Sigh. I hate this scene. Probably because it’s so obvious. Even in a film like Summer, whose tastes lie pretty far from subtlety, something about the scene where Tom (Joseph Gordon-Levitt) breaks down in the middle of a meeting about greeting cards makes me want to take indie cinema over my knee and break it. “Waaaaaaahhhh! I can’t write greeting cards!” he moans in my rendition of this scene, which comes up surprisingly frequently over dinner conversation. Why did he have to work for greetings cards? He could have worked literally anywhere else and it would have been the same movie, but it was chosen that the ultimate form of sympathy would come from a man not being able to write Hallmark cards. This is the scene I leave on while I go to the bathroom.
8) Les Miserables– Javert’s Death
We’re talking about the 2012 movie here, the one that proved once and for all that Tom Hooper doesn’t know how to point a camera at stuff. Besides the shoddy camera work, I actual rather enjoyed this film. Anne Hathaway earned the crap out of that Oscar. But the scene (that does not qualify for spoilers because this story is centuries old) that pulls me out of the movie totally and causes me to guffaw audibly comes when Russell Crowe’s noble Javert, sorrow-ridden over Hugh Jackman out-manning him, hurls himself off a bridge… and onto concrete. What makes this scene absolutely hilarious is the sound effect of Crowe hitting the stone, reminiscent of what it used to sound like when people got punched in cowboy movies. Find it and watch it. It’s pure ridiculousness in a film primarily aimed at inspiring tears.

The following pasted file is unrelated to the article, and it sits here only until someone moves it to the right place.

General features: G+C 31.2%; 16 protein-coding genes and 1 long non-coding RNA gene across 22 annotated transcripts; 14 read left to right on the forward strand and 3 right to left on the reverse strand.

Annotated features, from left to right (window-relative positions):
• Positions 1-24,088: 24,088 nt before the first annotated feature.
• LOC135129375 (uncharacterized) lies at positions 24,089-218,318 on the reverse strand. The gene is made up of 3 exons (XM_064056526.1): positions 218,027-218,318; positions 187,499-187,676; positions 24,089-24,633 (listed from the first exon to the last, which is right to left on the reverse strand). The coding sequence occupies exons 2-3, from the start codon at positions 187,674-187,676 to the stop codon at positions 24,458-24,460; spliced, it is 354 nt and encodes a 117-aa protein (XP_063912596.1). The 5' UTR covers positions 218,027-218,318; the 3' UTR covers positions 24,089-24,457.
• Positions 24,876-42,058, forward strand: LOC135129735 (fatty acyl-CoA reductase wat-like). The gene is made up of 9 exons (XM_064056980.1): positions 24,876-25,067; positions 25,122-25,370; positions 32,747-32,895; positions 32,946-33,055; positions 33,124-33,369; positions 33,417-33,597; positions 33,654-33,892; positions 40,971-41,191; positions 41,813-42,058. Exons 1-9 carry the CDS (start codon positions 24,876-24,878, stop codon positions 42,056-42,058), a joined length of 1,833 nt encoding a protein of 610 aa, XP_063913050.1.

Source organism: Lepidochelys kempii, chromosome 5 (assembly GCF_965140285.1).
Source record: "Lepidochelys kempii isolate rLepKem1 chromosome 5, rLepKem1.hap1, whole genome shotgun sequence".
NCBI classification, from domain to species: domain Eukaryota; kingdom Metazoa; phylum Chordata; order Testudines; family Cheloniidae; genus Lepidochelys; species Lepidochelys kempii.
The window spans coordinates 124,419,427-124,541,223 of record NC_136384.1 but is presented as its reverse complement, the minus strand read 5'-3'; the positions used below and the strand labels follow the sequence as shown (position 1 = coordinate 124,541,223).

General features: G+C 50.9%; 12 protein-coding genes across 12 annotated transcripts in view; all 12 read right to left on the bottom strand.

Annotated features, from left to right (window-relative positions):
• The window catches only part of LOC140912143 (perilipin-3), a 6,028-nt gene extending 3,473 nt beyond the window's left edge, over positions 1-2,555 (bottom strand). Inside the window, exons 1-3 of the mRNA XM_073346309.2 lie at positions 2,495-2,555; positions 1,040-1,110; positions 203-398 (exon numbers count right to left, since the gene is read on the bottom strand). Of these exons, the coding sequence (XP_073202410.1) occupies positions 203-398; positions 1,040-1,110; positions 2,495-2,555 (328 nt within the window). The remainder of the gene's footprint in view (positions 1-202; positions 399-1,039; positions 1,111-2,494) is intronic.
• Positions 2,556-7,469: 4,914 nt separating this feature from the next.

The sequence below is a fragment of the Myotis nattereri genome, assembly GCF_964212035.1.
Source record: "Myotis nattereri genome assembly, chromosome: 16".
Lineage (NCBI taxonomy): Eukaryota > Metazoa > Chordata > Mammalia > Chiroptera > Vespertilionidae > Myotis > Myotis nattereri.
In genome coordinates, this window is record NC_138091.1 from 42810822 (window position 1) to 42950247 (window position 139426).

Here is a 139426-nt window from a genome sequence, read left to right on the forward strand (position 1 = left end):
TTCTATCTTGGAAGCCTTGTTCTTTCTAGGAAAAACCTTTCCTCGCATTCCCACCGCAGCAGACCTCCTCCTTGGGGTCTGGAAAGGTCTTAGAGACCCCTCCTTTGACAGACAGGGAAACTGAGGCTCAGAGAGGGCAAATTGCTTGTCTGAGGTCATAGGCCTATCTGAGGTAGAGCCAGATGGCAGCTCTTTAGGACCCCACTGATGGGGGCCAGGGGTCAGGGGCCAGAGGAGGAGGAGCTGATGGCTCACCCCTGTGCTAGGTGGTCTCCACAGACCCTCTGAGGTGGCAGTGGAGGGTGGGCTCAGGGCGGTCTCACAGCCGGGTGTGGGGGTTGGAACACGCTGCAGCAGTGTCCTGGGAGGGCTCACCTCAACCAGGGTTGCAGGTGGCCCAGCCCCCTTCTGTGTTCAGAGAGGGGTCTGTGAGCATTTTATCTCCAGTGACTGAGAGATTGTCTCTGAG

7) Homeland– Driving Lessons
I’ve talked about this one before, but that doesn’t make it any less relevant or exasperating. Starting in what is still one of the best episodes of television I have ever seen (Season 2’s “Q&A”), centered around Senator Brody’s daughter hitting some guy with her car and covering it up, was a drag on an already uneven season. Conceived, I imagine, to keep relevant those who are not actively fighting terrorism, week after week the arc would wear down the episodes, what with those crazy kids lying to their parents about killing some guy. It resolved as we always knew it would, with tears and forgiveness and everyone never talking about it again.
6) Kill Bill, Volume 2– The Pimp Scene